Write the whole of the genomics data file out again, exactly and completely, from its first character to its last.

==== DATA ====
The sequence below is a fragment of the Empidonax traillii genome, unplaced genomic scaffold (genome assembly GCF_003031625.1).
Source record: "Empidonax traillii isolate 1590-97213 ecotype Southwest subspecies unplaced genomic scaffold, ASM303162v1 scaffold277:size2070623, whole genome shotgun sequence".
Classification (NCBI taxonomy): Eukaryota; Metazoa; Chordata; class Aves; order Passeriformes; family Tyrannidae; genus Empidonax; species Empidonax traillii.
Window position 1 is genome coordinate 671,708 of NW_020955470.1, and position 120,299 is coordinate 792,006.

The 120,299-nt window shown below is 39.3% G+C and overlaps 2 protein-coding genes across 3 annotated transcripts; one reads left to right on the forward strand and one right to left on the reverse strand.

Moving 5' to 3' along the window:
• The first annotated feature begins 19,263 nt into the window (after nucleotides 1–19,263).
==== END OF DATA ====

The sequence below is a fragment of the Empidonax traillii genome, unplaced genomic scaffold (genome assembly GCF_003031625.1).
Source record: "Empidonax traillii isolate 1590-97213 ecotype Southwest subspecies unplaced genomic scaffold, ASM303162v1 scaffold277:size2070623, whole genome shotgun sequence".
Classification (NCBI taxonomy): Eukaryota; Metazoa; Chordata; class Aves; order Passeriformes; family Tyrannidae; genus Empidonax; species Empidonax traillii.
Window position 1 is genome coordinate 671,708 of NW_020955470.1, and position 120,299 is coordinate 792,006.

The 120,299-nt window shown below is 39.3% G+C and overlaps 2 protein-coding genes across 3 annotated transcripts; one reads left to right on the forward strand and one right to left on the reverse strand.

Moving 5' to 3' along the window:
• The first annotated feature begins 19,263 nt into the window (after nucleotides 1–19,263).